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Dan ­ Marchant
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Apr 16, 2014 01:48 |  #34

YankeeMom wrote in post #16835428 (external link)
Dan, the info. in those links indicate the regulations for being a Canadian employee. I am talking about American photographers NOT employed by a Canadian/in Canada. Where are you getting the information in your post?

And I am talking about exactly the same people - foreigners who don't have a work permit and travel to a country and work (regardless of how long for or for who) are doing so illegally.

I'm getting my information from Canadian government, specifically the immigration dept.


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fontanka
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Apr 16, 2014 02:53 |  #35

cory1848 wrote in post #16835490 (external link)
It works similarly in the States working from state to state. You live in NH, if you want to work in MA, then you must apply for the proper MA permit and pay appropriate taxes in MA. Even though you are not a MA resident.

What are you talking about!? This is complete absurd.
Have you ever filed taxes in US?


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MattPharmD
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Apr 16, 2014 06:31 |  #36

cory1848 wrote in post #16836813 (external link)
Does Canada not have religion? I was being a little sarcastic when I said the Officiant part but now that I think about it, what is so special that a Canadian minister or officiant couldn't do that would require one to be flown in from the US?

First, Some states have requirements on who can sign a marriage certificate and it be valid. So, unless you want to be "legally" married and "ceremonially" married by two different people you have to follow those rules.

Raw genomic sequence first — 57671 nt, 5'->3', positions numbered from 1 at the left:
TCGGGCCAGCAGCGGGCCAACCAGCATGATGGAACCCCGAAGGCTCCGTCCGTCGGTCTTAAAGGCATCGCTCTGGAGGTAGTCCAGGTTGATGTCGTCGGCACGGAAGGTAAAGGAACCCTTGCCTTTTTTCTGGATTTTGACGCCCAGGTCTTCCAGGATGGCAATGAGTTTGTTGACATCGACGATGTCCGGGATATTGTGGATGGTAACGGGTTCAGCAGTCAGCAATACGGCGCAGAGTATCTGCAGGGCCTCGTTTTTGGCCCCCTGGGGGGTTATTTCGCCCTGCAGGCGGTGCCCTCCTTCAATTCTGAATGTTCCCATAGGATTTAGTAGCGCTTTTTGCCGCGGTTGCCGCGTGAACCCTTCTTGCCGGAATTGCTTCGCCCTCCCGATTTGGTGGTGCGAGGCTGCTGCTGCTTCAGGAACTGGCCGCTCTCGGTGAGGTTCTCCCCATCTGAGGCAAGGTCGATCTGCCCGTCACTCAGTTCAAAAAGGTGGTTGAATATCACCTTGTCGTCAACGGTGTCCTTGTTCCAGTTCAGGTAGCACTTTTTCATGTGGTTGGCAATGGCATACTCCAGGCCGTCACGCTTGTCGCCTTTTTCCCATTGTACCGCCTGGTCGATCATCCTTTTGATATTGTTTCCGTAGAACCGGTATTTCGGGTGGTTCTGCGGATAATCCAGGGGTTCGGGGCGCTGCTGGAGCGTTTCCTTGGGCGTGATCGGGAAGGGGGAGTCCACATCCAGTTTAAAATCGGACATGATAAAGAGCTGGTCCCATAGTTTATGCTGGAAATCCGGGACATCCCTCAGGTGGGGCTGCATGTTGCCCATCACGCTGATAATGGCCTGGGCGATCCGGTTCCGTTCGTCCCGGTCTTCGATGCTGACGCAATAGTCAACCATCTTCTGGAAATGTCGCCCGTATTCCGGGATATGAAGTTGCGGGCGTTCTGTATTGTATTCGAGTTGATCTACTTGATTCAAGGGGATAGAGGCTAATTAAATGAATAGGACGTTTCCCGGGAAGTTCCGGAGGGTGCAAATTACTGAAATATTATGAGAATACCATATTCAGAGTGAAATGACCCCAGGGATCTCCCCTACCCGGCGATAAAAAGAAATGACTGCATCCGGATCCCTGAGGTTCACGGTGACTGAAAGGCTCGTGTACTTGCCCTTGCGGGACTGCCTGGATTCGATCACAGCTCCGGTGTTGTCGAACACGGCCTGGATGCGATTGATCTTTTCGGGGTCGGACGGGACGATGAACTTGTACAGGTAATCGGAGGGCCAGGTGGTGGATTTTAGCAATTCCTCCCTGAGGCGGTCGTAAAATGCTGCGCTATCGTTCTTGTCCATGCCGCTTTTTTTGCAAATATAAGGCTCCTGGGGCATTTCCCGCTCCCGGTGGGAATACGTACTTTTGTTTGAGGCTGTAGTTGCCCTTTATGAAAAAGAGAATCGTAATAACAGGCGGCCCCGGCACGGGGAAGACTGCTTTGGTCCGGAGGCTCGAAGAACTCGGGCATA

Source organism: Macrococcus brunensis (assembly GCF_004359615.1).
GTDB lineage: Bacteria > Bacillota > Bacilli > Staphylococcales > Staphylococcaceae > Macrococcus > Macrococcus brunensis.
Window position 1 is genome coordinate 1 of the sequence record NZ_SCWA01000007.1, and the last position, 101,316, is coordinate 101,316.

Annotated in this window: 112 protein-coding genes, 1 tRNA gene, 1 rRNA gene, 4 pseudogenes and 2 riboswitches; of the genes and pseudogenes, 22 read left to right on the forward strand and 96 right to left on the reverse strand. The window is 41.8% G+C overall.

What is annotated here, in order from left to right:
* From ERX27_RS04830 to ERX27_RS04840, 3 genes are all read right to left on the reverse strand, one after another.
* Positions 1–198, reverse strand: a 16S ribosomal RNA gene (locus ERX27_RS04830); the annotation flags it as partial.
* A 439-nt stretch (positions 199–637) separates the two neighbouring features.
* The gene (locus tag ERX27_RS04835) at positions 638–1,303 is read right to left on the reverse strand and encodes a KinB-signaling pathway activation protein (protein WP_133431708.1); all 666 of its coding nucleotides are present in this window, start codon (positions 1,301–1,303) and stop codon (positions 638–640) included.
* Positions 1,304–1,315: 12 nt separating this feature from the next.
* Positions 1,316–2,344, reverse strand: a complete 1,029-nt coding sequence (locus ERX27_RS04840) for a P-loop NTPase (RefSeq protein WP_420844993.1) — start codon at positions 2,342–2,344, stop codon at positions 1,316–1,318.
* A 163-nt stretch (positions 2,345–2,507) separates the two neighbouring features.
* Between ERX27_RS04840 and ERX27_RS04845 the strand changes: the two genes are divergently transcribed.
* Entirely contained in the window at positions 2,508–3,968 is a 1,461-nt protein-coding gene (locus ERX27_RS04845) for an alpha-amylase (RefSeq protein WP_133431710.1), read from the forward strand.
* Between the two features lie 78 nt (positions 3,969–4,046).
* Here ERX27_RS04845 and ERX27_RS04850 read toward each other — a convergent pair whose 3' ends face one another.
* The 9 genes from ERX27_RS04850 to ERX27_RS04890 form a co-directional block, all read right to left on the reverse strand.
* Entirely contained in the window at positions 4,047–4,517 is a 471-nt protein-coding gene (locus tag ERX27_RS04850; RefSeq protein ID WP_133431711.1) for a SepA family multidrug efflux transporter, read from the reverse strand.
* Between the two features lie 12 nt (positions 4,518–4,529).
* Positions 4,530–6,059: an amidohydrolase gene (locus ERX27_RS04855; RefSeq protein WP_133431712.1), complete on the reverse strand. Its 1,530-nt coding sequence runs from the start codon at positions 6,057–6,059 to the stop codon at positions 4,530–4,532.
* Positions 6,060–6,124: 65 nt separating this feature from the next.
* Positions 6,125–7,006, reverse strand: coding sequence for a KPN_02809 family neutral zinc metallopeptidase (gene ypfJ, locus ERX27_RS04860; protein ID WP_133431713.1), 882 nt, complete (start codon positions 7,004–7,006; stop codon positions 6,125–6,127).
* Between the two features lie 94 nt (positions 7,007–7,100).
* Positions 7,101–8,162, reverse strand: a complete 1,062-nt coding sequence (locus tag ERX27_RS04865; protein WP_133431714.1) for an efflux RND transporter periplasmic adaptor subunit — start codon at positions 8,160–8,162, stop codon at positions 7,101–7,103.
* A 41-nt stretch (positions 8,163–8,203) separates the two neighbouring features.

Second, not all faiths have international equivalents. Where a canadian DJ, caterer, or photographer might be able to do the same job as an american counterpart, a minister is more likely to be irreplaceable. It's also possible they could be more of a participant than someone working (the bridesmaids don't require work VISAs for example).


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tickerguy
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Apr 16, 2014 07:23 |  #37

You guys are amusing, really.

A sovereign nation does not have to let you in. You're a guest in that nation, and it's their discretion as to whether you may enter or not, and if so on what terms.

MOST countries have rather-strict rules on who may work within their borders. The United States claims to have them but the fact that millions of illegal Mexicans come here and work unmolested doesn't change this; it simply means that their employers successfully BRIBED Congress and the Executive to prevent prosecution of both the workers and themselves. What they are doing, and the workers are doing, remains illegal.

The correct way to work in a foreign nation is always to apply for a visa to do so and present whatever documentation they wish sufficiently far in advance along with whatever fee is required. You will either be given an approval or a denial. If you're approved then you are, and you may work there.

If you attempt to cross the border under false pretense you're risking arrest and prosecution at the outside, although what usually happens is that you're refused entry and black-balled by the nation in question for some period of time, which may be permanent. Again this is at their discretion.

What part of a nation being sovereign do you have a problem with and exactly why is it that you think you're so special as to be able to march in and demand that a foreign government allow you to do what you want, rather than asking permission to undertake an action on THEIR soil while respecting THEIR sovereignty?